It has been a long, long time since I have posted. After reviewing a couple D&D Classics releases this past winter, this blog went silent. In April, I made a half-hearted attempt at a post entitled “D&Doldrums”. It was almost as boring to write as it would have been to read. And so, almost five months went by.
As the news of 5th edition’s release drew near, my anticipation grew by leaps and bounds. I picked up the new Starter Set on release day, downloaded the Basic Rules, and consumed them. Much has been said by many more experienced reviewers than I, so I won’t go into too much detail. Suffice it to say that I think the Starter Set is a fantastic bargain, and the Basic Rules are a solid starting place for anyone who is interested in D&D. Both products are exactly what they need to be.
As a longtime fan of the old school D&D Basic rules, I feel the new Basic Rules are robust enough for many, many hours of adventuring. I am still looking forward to the Player’s Handbook, since the basic four classes are a bit restrictive for most players. More choices for races and classes are good, though I personally won’t allow all of the PHB options in my campaigns, unless the player makes a very strong case for it, of course.
A lack of monsters is a bit of a problem, but with a little creativity and some reskinning, you can do quite a lot with just the options in the Starter Set. New monsters are supposed to be added to the Basic Rules once the PHB is released. Hopefully it will be enough to last until the Monster Manual hits later this year.
But products and rule sets alone don’t get me excited enough to write. Actually sitting down to play D&D with people, though, that will do it. This past weekend, I had one of the best gaming sessions of my entire life. One of my best friends who I have known since junior high (and played plenty of D&D with before) is one player, and he brought his 11 year old daughter, a first timer, as well. My son, now thirteen, was thrilled to play, and another great friend I’ve played games with since college rounded out the group.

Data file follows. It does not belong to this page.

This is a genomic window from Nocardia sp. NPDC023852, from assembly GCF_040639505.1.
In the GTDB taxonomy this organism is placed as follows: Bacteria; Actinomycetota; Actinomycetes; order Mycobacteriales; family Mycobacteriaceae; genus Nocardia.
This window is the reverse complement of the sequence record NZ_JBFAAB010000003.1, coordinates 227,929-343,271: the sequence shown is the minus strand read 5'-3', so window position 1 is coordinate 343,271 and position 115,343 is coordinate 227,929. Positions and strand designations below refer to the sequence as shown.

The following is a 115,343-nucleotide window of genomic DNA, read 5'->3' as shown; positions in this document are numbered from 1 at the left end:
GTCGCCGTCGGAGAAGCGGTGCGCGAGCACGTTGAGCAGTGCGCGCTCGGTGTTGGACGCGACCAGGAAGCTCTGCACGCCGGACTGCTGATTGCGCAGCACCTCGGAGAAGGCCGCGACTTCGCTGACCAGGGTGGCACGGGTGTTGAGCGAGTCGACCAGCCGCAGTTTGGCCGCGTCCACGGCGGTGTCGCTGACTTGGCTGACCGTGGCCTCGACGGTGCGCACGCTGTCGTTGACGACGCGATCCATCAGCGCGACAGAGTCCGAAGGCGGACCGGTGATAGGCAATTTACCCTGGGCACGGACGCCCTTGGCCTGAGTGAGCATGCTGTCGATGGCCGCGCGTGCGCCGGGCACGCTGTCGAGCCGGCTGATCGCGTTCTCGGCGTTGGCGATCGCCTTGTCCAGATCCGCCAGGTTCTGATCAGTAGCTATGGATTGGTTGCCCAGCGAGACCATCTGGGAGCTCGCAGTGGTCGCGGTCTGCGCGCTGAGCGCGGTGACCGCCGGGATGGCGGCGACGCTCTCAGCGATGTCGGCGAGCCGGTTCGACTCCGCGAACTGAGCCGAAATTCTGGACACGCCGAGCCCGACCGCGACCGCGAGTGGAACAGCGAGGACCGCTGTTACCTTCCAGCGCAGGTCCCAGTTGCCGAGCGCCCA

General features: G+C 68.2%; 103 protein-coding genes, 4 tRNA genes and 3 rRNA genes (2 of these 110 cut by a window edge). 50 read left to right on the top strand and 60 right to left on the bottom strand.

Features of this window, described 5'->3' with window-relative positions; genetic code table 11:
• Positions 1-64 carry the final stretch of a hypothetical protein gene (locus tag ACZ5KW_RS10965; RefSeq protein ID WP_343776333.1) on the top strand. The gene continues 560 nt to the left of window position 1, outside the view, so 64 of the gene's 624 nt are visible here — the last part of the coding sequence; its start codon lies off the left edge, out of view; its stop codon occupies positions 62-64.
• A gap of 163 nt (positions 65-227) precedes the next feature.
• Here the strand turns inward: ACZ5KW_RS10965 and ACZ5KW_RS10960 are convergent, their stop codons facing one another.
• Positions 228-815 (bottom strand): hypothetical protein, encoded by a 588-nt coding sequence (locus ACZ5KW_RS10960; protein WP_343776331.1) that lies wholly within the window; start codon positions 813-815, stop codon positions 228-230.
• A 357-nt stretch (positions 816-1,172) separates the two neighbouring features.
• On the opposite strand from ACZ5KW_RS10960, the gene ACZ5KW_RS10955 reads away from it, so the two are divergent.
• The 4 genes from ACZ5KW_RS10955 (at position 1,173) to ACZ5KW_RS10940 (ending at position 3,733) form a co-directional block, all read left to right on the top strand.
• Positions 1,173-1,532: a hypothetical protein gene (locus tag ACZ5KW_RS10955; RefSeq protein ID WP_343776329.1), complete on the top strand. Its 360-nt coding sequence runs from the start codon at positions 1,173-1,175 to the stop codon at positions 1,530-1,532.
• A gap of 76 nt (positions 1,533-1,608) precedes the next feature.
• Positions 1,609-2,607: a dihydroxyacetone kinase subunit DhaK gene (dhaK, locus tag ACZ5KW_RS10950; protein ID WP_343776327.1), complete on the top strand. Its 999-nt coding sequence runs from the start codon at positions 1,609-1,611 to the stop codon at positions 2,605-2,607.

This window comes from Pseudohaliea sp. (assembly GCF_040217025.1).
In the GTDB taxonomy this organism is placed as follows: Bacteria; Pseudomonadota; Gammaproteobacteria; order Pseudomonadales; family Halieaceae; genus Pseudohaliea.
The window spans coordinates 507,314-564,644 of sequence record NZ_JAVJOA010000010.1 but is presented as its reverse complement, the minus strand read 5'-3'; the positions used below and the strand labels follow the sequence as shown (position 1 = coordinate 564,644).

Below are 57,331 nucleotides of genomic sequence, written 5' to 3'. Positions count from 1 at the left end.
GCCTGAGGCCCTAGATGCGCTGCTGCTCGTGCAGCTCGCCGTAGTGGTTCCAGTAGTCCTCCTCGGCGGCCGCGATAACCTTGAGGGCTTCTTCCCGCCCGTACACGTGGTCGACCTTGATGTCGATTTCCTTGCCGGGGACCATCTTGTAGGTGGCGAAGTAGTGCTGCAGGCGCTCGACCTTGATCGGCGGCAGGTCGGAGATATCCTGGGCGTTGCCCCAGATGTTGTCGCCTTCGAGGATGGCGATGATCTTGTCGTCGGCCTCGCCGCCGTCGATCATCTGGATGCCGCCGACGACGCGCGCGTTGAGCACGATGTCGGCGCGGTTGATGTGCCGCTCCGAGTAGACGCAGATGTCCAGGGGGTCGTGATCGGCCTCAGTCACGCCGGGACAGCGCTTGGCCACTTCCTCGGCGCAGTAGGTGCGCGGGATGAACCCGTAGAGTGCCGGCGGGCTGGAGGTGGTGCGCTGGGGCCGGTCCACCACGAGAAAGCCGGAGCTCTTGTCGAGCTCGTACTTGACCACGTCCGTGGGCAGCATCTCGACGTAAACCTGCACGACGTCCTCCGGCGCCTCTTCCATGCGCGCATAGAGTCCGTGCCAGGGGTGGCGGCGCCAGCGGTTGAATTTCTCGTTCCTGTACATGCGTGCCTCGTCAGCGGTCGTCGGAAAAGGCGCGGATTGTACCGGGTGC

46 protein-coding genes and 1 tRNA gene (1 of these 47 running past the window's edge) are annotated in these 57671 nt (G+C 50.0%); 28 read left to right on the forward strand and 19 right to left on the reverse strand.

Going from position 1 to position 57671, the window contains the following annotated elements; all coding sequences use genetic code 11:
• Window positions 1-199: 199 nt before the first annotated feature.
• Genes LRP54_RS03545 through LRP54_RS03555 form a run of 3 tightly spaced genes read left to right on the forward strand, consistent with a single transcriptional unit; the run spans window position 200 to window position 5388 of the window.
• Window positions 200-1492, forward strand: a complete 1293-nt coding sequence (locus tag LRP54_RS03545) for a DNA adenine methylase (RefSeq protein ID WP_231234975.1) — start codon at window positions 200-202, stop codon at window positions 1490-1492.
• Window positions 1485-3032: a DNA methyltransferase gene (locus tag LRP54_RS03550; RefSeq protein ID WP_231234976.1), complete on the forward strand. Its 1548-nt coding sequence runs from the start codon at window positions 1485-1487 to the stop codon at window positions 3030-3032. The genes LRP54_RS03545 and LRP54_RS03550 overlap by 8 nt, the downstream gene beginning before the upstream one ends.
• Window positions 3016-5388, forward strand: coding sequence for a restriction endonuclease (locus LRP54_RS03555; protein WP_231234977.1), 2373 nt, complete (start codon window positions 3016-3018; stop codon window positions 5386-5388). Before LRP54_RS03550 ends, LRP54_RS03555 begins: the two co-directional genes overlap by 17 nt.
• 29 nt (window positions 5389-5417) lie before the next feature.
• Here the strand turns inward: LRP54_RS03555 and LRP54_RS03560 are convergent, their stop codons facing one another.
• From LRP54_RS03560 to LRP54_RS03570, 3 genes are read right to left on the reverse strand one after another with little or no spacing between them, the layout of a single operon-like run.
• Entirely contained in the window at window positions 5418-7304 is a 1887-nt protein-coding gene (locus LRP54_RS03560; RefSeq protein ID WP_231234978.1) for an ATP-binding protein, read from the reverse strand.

Each of the players took the time to develop an interesting backstory. I initially chose Dragonlance as the setting, which had me all gooey inside. However, due to some Krynn-unfriendly class choices (two players wanted to convert their wizard and cleric to warlock and druid after the PHB hit), and a desire to use the upcoming Tyranny of Dragons material, I decided a swap to Forgotten Realms was in order. I am looking for a good primer on the setting as it currently exists, so let me know if you are aware of anything.
During play, it became clear we had a great mix of player types. A good balance between power gamers and story tellers is great for a DM; I delegated initiative tracking and mapping to the power gamer, while the story teller thrived when I asked him “tell me what that looks like” after a critical hit. The younger players provided a level of joy and humor to the game that made it much more fun. It was an amazing experience from start to finish, and we are all excited to play again soon!
So, to conclude, I guess the message is: I am back! The new edition of Dungeons & Dragons is for the most part, exactly what I am looking for. Using theater of the mind as much as possible, I can concentrate on reacting to the players and improvising more. But sometimes I want to get out the poster map or Dwarven Forge tiles and minis for a set piece encounter, and the rules allow this seamlessly. (I am interested in a few more options for gridded combat, presumably in the Dungeon Master’s Guide to come.) I hope to keep the new group up and running for a long time to come. It’s a great time to be a D&D fan!